Vaccine in community clinics, a shout out to Laboratory Medicine

April 14, 2021

Dr. Paul Boucher, AMA President

Dear Members: 

Vaccine rollout begins in community-based clinics 

I’ve written a few times about the work to involve community-based physicians in delivery of the COVID-19 vaccine. We have moved forward in partnership with Alberta Health, working closely with the Primary Care Networks. The Alberta Medical Association created the online Expression of Interest portal, through which physicians could express interest in participation.

Family physicians at 10 clinics in Alberta will begin offering COVID-19 vaccinations to eligible patients on April 19, as part of a “proof of concept” to test new processes and procedures ahead of a planned province-wide rollout in May. Two community clinics in each of the five health zones will provide up to 200 doses to eligible patients who have not yet been vaccinated. Decisions on further rollout to the hundreds of interested community-based clinics will be made as soon as possible. 

I appreciate the hard work that has gone into reaching this milestone. I am confident that the expertise of our community-based clinics will add significant capacity to the vaccine battle. Who better than physicians from the community to help patients understand the benefits of vaccination? 

A direct communication to EOI Clinic Site (option 2) submitters will be sent later today.

Celebrating Laboratory Medicine

April 11-17 is National Medical Laboratory week and we should all take a moment to say “Thank You” to our hard-working laboratory medicine colleagues. From the beginning, their work has been a foundational element of our fight against this pandemic. 

Here are some recent statistics to illustrate their contribution:

  • From March 25-30, 67,010 COVID-19 tests were completed, an average of 11,168 tests per day. 
  • During this period, the daily positivity rate ranged from 5.46% to 7.71%. 
  • As of March 30, a total of 3.7 million tests have been conducted and 1.9 million individuals have been tested.

This is a phenomenal result and a testament to the expertise, skill and dedication of these physicians.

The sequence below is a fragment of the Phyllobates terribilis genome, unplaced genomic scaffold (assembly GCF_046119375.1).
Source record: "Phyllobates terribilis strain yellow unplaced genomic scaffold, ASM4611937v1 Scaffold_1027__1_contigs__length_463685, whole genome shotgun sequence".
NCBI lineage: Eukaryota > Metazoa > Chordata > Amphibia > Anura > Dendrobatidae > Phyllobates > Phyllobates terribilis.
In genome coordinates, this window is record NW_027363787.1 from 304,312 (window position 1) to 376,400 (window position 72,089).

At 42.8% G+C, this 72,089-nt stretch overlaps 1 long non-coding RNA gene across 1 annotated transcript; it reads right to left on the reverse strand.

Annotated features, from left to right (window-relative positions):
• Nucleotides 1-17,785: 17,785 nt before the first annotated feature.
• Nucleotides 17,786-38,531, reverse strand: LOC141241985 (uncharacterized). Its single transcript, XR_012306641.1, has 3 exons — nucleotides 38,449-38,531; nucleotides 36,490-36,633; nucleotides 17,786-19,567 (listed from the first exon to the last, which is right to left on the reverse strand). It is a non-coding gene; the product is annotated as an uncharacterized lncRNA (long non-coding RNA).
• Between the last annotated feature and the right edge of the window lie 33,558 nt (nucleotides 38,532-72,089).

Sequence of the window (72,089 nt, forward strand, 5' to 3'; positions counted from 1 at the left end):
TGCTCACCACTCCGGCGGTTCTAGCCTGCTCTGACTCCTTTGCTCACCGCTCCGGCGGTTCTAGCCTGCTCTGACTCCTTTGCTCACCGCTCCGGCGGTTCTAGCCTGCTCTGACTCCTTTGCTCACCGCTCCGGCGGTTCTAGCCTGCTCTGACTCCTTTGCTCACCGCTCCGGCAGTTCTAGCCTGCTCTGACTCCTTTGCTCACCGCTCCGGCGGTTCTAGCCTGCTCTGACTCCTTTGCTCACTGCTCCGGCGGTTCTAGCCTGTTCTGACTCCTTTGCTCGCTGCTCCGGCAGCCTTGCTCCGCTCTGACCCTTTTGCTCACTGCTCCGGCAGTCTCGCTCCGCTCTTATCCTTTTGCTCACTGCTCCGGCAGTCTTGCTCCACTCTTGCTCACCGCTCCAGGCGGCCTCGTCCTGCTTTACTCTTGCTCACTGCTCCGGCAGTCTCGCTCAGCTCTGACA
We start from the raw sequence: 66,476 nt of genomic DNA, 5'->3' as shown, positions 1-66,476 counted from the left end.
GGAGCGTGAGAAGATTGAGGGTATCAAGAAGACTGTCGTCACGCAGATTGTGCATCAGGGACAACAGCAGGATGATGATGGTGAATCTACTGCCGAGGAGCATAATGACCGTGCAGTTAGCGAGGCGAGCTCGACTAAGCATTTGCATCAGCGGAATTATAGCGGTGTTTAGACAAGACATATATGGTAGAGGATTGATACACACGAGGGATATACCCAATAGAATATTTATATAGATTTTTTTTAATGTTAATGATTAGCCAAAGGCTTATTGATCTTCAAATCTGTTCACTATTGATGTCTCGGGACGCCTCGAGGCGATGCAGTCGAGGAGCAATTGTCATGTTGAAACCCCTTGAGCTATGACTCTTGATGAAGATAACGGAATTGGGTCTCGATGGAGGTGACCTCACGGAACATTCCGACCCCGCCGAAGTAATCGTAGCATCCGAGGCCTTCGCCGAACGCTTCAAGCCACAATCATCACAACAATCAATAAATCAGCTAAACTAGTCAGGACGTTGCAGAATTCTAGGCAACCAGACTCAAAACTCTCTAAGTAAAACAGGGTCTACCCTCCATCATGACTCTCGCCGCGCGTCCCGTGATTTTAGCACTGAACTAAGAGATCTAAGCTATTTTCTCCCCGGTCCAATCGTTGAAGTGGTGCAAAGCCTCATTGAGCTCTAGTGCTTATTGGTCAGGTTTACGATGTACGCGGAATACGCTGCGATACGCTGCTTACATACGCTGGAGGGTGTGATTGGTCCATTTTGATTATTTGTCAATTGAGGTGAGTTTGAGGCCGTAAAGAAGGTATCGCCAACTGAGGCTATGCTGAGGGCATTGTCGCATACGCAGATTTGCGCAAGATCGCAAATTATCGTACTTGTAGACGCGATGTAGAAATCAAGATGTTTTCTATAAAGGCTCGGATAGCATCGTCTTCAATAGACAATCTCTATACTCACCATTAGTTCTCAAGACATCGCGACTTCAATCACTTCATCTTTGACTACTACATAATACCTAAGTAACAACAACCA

Let’s not forget the many other aspects of laboratory medicine. From general, anatomical or forensic pathology to hematopathology, transfusion medicine or microbiology, the quiet expertise of laboratory medicine is essential to our profession, to patients and to our health care system. Working tirelessly in an atmosphere of continued uncertainty for so many years, these colleagues deserve our recognition and deep respect.

Your comments are welcome in the following ways:

  • Communicate with me privately and directly by email if you would like a reply: president@albertadoctors.org  
  • Comment publicly on this President’s Letter on the AMA website (please be aware that comments are public, i.e., not members-only, even if you are logged in as a member). 

Sincerely,

Paul E. Boucher, MD, FRCPC
President, Alberta Medical Association

2 comments

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  • #1

    James Dickinson

    Physician

    2:11 PM on April 14, 2021

    It is somewhat strange that physicians offices need to be limited, with pilot programs to check proof of concept, when no pilot program was needed for any pharmacist to immunize anyone any time.

  • #2

    Pauline Alakija

    Physician

    2:21 PM on April 14, 2021

    Thank you for your comments regarding National Medical Laboratory weeks. Your words are kind. In addition, the lab is so much more than “doing COVID tests”. The majority of diagnoses in patients could not be made without laboratory physicians. Also, I would like to recognize the frequently forgotten contributions of forensic pathologists who are rarely acknowledged as part of the medical team. They are sub-specialized physicians who have been overwhelmed with opiate overdose deaths, accidents, suicides, homicides and deaths due to unknown natural disease such as heart disease or emerging infectious organisms. They are essential to our understanding of how and why people die.

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